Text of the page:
The executive chairman of UK fashion label Karen Millen has defended the retailer against a claim by its founder that she is fighting to trade under her own name.

Executive chairman Derek Lovelock said that when Karen Millen and Kevin Stanford sold the Karen Millen business for GBP120m in 2004, they sold all rights to the use of the Karen Millen brand name or any iterations of it.

The statement follows a report in The Guardian newspaper which says the brand has warned of a trademark infringement if Karen Millen returns to business under the planned brand names of Karen or KM.

The designer is also reportedly pursuing a legal challenge to the way she lost her near 7% interest in Mosaic Fashions, now Aurora Fashions, which owns the Oasis, Coast and Warehouse brands.

From 2001, Millen and Stanford sold down their interest in the Karen Millen business, allowing Baugur to become the dominant investor. By 2008, a complex series of deals had left Stanford with an 8% holding in Baugur, a 4% stake in Kaupthing and interests in several other Icelandic investment vehicles. All failed after the crash in 2008. It is now owned by the administrators of Kaupthing Bank and the Aurora senior management team.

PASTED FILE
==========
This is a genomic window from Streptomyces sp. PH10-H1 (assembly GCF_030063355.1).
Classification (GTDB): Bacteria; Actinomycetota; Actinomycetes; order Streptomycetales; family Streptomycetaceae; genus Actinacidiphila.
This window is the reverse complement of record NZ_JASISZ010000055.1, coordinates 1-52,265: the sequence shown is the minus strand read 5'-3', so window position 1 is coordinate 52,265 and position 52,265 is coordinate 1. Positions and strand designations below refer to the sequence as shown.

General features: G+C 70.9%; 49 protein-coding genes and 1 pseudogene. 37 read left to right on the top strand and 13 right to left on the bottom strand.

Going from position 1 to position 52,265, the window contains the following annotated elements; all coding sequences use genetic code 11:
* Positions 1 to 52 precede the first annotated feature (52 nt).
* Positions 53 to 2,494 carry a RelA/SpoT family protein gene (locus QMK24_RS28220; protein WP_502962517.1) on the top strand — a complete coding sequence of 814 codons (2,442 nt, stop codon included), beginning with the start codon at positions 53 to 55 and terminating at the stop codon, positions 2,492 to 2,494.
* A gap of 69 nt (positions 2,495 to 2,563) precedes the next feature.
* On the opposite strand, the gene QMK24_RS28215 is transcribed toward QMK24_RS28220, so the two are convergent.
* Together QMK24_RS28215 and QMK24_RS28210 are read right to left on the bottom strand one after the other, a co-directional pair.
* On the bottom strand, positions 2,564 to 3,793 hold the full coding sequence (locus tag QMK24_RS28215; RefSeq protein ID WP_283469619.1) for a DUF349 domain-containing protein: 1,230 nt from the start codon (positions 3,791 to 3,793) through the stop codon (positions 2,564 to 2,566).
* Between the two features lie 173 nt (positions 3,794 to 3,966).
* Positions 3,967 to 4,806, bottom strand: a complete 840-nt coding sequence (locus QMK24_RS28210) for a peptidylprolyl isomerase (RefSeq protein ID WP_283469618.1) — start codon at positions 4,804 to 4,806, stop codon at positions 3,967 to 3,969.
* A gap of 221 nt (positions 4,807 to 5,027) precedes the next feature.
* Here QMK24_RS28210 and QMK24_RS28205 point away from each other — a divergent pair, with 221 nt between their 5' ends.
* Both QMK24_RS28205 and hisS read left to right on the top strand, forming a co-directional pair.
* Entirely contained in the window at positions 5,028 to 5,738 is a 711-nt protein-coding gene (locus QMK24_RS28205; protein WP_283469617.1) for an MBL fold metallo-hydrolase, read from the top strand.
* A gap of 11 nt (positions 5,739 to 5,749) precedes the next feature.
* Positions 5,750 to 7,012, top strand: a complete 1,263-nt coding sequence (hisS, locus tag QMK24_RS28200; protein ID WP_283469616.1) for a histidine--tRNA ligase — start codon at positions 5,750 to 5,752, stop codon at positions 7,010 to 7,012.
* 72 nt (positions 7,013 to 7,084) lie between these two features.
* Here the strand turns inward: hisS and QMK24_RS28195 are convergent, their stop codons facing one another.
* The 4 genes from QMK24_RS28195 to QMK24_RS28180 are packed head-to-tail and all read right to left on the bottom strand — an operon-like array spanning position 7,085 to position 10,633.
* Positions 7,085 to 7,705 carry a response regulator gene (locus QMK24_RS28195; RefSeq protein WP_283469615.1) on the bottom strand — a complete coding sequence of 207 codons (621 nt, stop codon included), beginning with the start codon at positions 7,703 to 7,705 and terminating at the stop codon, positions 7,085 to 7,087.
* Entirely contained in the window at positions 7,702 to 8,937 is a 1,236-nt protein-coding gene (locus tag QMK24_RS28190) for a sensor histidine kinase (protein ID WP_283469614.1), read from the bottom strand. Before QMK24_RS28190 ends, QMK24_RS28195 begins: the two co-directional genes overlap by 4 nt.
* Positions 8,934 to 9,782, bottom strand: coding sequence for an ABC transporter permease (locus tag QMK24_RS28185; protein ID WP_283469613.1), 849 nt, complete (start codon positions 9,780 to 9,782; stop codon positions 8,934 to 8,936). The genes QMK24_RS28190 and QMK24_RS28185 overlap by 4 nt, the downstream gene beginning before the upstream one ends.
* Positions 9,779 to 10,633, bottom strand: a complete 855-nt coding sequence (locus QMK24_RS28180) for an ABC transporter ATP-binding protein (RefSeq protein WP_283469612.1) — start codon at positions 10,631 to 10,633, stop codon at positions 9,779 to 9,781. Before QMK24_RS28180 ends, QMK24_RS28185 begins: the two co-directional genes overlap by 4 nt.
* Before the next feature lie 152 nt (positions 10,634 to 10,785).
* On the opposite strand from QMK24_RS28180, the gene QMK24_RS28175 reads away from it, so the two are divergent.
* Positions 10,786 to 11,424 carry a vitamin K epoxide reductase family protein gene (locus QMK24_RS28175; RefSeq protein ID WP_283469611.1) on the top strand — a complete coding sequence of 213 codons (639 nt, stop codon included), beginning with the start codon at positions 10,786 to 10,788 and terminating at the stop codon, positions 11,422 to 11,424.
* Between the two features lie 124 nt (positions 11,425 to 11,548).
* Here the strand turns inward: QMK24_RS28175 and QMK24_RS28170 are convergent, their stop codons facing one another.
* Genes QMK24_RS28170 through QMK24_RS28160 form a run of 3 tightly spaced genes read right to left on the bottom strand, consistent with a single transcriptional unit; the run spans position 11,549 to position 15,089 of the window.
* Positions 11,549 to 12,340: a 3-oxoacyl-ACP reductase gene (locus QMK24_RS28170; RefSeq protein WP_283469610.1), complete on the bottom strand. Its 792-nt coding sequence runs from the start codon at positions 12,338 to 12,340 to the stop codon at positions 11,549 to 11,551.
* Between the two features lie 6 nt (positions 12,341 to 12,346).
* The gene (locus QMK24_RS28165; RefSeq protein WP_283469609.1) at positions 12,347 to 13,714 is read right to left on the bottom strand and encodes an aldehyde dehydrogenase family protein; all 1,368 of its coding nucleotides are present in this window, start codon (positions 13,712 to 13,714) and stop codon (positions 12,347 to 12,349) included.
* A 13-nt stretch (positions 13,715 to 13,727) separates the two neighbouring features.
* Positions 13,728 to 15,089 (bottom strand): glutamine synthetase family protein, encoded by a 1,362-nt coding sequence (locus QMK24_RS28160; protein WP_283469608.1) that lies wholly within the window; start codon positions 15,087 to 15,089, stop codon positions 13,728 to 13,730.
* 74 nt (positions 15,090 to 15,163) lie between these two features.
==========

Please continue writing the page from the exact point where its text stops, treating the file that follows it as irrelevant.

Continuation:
"Naturally, we take very seriously attempts by any third parties to trade on our name, goodwill and reputation, which would be in clear breach of our intellectual property rights. We will always take measures to protect our brand, our company and our employees, as any business would," said Lovelock.

"Whilst we would be delighted to see someone with Karen's talent back in the market, we're sure she would want any new venture to be successful in its own right and wouldn't want any confusion with the brand that she sold so many years ago."

Lovelock emphasised that since the acquisition, the Karen Millen brand has "gone on to become one of British fashion's greatest successes", operating in 45 countries around the world and employing 1,700 people, including 1,100 in the UK and Republic of Ireland.